Veterans and Memorial Day: celebration vs reflection
- June 23, 2015
- / Marketta Davis, pnj.com
- / Post Tags
The main difference between Veterans Day and Memorial Day is that Veterans Day is a time to thank and honor ALL those who have served honorably in the military, largely those who are still living — our veterans. Whereas Memorial Day is a time to remember and honor ONLY those who died as a result of their service to their country.
And while all servicemen and women, dead or alive, are often remembered and honored on both days, each has its own purpose and meaning, and should be treated as such.
Veterans Day, formally known as Armistice Day in recognition of the end of WWI, was proclaimed by President Woodrow Wilson in November 1919. According to va.gov, his proclamation stated the following:
"To us in America, the reflections of Armistice Day will be filled with solemn pride in the heroism of those who died in the country's service and with gratitude for the victory, both because of the thing from which it has freed us and because of the opportunity it has given America to show her sympathy with peace and justice in the councils of the nations ... "
Veterans Day, celebrated on Nov. 11, acknowledges the contributions veterans have made serving in the U.S. military and is a time to celebrate those contributions.
Memorial Day, formally known as Decoration Day, was proclaimed by Gen. John Logan, national commander of the Grand Army of the Republic, in May 1868. The day was born out of the Civil War, according to usmemorialday.org, and a desire to honor our dead. Logan's General Order No. 11 states:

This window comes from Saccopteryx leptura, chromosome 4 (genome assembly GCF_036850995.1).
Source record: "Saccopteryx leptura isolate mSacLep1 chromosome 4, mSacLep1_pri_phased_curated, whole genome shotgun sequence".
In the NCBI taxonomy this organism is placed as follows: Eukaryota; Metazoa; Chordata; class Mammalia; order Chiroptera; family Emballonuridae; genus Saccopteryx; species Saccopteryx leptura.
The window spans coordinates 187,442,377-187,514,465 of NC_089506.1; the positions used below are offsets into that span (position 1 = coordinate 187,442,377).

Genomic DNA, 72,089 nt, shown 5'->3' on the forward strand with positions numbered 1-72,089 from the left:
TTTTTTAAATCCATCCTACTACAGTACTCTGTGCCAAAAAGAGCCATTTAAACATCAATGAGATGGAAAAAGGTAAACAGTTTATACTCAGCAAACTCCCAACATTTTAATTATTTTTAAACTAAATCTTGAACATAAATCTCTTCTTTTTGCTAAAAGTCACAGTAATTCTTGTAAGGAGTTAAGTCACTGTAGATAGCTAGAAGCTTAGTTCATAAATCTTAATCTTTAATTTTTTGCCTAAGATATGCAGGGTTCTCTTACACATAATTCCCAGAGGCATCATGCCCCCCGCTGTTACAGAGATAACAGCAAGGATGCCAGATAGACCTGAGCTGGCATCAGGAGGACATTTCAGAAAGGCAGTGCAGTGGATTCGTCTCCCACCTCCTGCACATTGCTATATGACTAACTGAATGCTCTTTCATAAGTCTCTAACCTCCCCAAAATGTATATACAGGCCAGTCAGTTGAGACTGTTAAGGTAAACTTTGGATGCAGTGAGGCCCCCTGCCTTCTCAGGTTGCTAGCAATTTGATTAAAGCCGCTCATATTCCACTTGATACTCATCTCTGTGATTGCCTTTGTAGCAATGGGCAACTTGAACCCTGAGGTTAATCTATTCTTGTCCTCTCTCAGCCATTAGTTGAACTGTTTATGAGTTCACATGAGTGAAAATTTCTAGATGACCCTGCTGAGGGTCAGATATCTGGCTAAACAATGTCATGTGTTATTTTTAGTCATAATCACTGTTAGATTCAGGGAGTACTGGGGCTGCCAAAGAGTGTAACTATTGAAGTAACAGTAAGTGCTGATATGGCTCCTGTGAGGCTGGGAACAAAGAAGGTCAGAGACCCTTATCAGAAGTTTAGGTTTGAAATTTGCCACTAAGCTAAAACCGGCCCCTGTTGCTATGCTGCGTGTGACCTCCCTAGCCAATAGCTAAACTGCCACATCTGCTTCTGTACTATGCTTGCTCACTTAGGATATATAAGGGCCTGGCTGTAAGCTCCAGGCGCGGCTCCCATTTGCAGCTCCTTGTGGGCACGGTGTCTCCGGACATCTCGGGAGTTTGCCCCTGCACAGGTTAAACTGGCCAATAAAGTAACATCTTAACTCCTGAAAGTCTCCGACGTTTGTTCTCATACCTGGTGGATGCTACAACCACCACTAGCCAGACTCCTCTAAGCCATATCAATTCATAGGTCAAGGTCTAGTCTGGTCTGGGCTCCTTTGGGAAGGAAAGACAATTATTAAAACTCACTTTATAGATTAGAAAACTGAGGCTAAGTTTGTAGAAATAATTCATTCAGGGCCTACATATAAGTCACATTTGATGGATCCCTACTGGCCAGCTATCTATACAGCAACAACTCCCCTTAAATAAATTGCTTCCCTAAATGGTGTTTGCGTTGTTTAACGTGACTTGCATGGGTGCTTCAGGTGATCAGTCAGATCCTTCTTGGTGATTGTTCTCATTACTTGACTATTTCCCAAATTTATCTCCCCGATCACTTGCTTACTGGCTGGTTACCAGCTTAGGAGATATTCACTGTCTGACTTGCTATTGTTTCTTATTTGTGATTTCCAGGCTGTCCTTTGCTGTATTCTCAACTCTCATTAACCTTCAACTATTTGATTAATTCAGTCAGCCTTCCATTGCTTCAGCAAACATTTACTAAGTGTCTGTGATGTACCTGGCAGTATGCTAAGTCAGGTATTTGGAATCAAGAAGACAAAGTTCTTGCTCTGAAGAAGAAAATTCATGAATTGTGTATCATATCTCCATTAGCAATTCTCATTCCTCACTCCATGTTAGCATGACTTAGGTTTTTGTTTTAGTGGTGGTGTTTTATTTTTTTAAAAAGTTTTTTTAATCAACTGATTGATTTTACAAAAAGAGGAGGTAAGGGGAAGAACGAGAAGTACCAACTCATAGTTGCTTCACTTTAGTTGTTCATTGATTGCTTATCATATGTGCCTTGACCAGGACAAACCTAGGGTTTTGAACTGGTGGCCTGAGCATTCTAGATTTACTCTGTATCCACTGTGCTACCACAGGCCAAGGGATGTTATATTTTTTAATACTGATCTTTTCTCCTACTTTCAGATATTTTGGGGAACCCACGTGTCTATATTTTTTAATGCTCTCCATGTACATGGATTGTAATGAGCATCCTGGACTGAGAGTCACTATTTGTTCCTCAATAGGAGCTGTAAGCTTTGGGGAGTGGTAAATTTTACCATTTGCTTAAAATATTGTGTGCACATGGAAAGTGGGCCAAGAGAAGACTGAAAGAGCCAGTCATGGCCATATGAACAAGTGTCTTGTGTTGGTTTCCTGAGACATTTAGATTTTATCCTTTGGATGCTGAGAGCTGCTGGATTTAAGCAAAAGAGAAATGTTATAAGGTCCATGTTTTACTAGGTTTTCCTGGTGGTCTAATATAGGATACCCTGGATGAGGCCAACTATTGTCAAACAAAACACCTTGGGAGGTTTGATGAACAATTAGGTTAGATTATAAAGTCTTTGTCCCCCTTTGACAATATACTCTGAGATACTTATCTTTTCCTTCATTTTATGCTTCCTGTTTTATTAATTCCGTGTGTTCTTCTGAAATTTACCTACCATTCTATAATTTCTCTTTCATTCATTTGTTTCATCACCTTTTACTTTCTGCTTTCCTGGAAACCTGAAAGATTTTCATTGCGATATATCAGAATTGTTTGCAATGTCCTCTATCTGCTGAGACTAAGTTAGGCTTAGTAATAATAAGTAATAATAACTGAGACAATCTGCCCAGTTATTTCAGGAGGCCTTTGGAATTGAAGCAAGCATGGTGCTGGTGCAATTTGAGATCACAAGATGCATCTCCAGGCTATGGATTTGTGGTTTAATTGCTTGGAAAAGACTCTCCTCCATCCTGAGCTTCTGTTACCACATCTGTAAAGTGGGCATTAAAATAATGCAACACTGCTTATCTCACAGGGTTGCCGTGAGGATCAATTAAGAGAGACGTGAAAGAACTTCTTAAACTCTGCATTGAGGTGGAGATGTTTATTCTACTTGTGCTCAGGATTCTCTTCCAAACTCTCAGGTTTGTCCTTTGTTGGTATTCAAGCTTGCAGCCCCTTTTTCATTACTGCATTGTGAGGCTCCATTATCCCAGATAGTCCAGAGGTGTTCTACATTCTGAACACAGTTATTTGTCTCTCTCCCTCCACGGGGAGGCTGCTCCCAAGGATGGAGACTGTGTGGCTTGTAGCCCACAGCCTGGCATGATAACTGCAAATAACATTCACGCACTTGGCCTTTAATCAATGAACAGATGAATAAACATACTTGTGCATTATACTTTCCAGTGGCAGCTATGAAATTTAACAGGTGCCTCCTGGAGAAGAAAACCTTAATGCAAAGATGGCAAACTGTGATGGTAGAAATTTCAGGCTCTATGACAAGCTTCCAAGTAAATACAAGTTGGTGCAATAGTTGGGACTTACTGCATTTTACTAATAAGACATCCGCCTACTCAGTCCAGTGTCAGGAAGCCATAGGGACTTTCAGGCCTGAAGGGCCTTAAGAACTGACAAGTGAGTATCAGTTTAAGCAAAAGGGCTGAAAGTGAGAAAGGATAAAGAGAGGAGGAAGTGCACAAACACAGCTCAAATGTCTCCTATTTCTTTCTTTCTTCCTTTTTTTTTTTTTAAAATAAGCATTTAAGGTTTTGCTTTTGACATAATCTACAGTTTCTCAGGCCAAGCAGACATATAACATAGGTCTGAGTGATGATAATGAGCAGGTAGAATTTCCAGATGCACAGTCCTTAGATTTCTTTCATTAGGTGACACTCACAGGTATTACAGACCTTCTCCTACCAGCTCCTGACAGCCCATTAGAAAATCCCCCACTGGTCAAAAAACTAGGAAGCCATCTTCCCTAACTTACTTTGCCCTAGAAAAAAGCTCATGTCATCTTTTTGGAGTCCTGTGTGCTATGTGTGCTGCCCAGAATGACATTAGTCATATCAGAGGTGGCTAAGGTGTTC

"The 30th of May, 1868, is designated for the purpose of strewing with flowers, or otherwise decorating the graves of comrades who died in defense of their country during the late rebellion, and whose bodies now lie in almost every city, village and hamlet churchyard in the land."
Memorial Day, celebrated on the last Monday of May, is a federal holiday acknowledging those who paid the ultimate sacrifice, a day not for celebrating but for reflecting and honoring.
Most who recognize Veterans and Memorial Day have good intentions. They simply want to honor our military servicemen and women, and rightly so. But it's imperative to know the difference in the days to understand who we're recognizing and why.
So this Memorial Day, be mindful of the occasion. While many say 'Happy Veterans Day' in November, it may not be as appropriate to say 'Happy Memorial Day' in May. For many, this isn't a happy day rather it's a bittersweet time to pay homage to those who were lost.
Instead of saying 'Happy Memorial Day,' thank a mother who lost a son or daughter, visit Barrancas National Cemetery and place a flower on a grave.
Reflect on the sacrifices that have been made by those who paved the way for our lives, liberty and pursuit of happiness.